The Refugee Band Mashing Up Hebrew and Arabic … in Brazil

The Refugee Band Mashing Up Hebrew and Arabic … in Brazil

From left: Bandmates Daniel Szafran, Salam Alsaied, Leonardo Bianchini and Fadi Aldura.

Why you should care

Because music brings people together

One February night in São Paulo, six musicians from different corners of the world — Syria, France and Brazil — gathered in a cozy, high-rise apartment to play music from their youth. Though samba and rock emanated from bars and restaurants below, in this living room, voices harmonized in Arabic and Hebrew over an oud (a Middle Eastern string instrument), a doumbek drum, a guitar, an accordion and a saxophone.

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From left: Mazeej members Sandra Degenszajn, Anthony Taieb, Daniel Szafran, Salam Alsaied, Leonardo Bianchini and Fadi Aldura.

Source Courtesy of Agenzia Riguardare

Mazeej, which means “mixture” in Arabic, was born in 2015, the same year more than 1,000 asylum seekers from Syria arrived in Brazil. Argentine social entrepreneur Jonathan Berezovsky, Lebanese singer Chantal Mailhac and local musician Daniel Szafran wanted to help the growing refugee population integrate; however, Berezovsky, who is Jewish, thought the new arrivals and the city’s Jewish population would be apprehensive of one another. So the friends decided to start a band with refugees and local Jewish musicians. “We wanted to show that people from different religions and countries can come together through music,” says Berezovsky, who manages the band. (Mailhac has since returned to Lebanon, but remains involved).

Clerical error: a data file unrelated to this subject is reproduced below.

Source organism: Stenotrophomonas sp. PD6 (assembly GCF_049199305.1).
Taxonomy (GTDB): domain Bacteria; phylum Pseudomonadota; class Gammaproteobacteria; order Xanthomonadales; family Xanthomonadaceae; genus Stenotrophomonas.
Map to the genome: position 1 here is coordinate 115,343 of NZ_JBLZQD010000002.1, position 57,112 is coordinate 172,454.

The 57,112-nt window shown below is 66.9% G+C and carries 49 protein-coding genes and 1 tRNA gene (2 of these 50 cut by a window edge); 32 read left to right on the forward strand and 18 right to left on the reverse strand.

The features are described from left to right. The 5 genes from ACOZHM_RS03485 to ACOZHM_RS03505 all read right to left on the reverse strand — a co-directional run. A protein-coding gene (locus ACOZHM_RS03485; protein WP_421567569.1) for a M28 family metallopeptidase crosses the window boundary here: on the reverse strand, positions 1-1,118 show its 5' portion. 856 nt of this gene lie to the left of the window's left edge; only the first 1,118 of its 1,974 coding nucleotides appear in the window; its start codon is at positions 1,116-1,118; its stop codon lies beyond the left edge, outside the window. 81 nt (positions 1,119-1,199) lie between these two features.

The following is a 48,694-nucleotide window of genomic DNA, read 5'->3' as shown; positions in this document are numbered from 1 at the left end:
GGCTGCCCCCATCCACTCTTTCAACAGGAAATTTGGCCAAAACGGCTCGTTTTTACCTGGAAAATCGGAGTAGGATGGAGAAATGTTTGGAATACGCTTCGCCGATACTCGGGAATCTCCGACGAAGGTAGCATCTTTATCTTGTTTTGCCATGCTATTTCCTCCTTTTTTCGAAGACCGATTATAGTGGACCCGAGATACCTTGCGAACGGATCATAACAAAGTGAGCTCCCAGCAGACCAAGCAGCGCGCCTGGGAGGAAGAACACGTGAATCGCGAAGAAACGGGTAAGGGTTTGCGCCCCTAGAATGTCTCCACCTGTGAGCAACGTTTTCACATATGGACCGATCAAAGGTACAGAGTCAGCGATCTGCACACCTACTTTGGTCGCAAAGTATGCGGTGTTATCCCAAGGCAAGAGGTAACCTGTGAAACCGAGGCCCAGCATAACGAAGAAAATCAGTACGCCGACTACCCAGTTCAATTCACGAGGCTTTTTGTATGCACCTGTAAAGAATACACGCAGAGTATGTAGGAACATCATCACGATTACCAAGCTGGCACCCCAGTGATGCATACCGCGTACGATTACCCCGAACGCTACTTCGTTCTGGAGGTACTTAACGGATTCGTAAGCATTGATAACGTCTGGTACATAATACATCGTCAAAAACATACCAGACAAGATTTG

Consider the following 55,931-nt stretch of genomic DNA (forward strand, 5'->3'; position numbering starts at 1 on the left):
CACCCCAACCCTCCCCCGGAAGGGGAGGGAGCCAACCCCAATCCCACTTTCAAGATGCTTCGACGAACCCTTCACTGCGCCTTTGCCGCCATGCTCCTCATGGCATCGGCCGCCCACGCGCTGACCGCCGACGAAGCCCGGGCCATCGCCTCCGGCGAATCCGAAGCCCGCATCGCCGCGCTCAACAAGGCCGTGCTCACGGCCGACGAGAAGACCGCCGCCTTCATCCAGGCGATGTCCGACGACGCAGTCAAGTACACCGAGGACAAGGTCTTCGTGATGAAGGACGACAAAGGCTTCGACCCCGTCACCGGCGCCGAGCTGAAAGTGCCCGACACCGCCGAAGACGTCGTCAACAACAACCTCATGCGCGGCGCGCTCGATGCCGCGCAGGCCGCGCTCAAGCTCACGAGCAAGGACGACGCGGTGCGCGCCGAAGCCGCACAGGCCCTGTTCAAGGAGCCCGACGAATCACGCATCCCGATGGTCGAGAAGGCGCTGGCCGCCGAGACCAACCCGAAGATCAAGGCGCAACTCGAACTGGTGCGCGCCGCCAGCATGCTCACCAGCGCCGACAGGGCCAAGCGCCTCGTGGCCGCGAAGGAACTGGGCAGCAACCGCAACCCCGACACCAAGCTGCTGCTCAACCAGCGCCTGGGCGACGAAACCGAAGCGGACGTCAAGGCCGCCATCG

Many of their songs are riffs on old tunes learned back in Syria or in Hebrew school.

Berezovsky and his co-founders assembled Mazeej through personal contacts and word of mouth, and soon they were booking gigs at local synagogues and churches (band members are Jewish, Christian and Muslim). They have since played secular venues, including a United Nations conference, a TEDx event and a fashion show.

Listening to Mazeej is pure joy — maybe even life-affirming. The musicians are constantly improvising and comparing notes, often using their phones to translate between Portuguese and Arabic. Many of their songs are riffs on old tunes learned back in Syria or in Hebrew school, which lends a certain earnestness and nostalgia to their exchanges. But the end result is music that is loud, full and fun.

Brazil is home to more refugees than any other South American country — more than 9,000 people have refugee status, according to government statistics, up from around 4,000 in 2010. Many, like Mazeej singer Salam Alsaied and oudist Fadi Aldura, hail from the Middle East. After leaving Syria, Alsaied settled temporarily in Lebanon, where, he says, he was often harassed. “The opposite happened here,” he says. “Brazilians have welcomed Syrians.”

If starting a dialogue and welcoming Brazil’s new arrivals are Mazeej’s main objectives, then another is celebrating the diversity of those who came before. Szafran, who plays the accordion, says many of the rhythms that are considered traditionally Brazilian have their roots in earlier diasporas. “So much of Brazil’s traditional music — like forró and baião — have influences from the Middle East,” he says, adding that his grandparents were Jews from Eastern Europe. An estimated 10 million Brazilians are of Middle Eastern descent, and more than 100,000 Brazilians identify as Jewish, according to government statistics. “We’re a country of immigrants,” says Szafran.

As I sat in on their rehearsal, a din of instruments and chatter filled the room between sets. The musicians took frequent breaks to make jokes, smoke cigarettes on the balcony and eat kibe and esfihas, tasty Middle Eastern snacks that Alsaied and Aldura had brought. Alsaied taught his bandmates the lyrics to a song whose refrain is “Salam Alaikum,” or “Peace be upon you.” They compared the sheet music on their phones to a Hebrew tune they wanted to blend it with. The refrain? “Shalom.”

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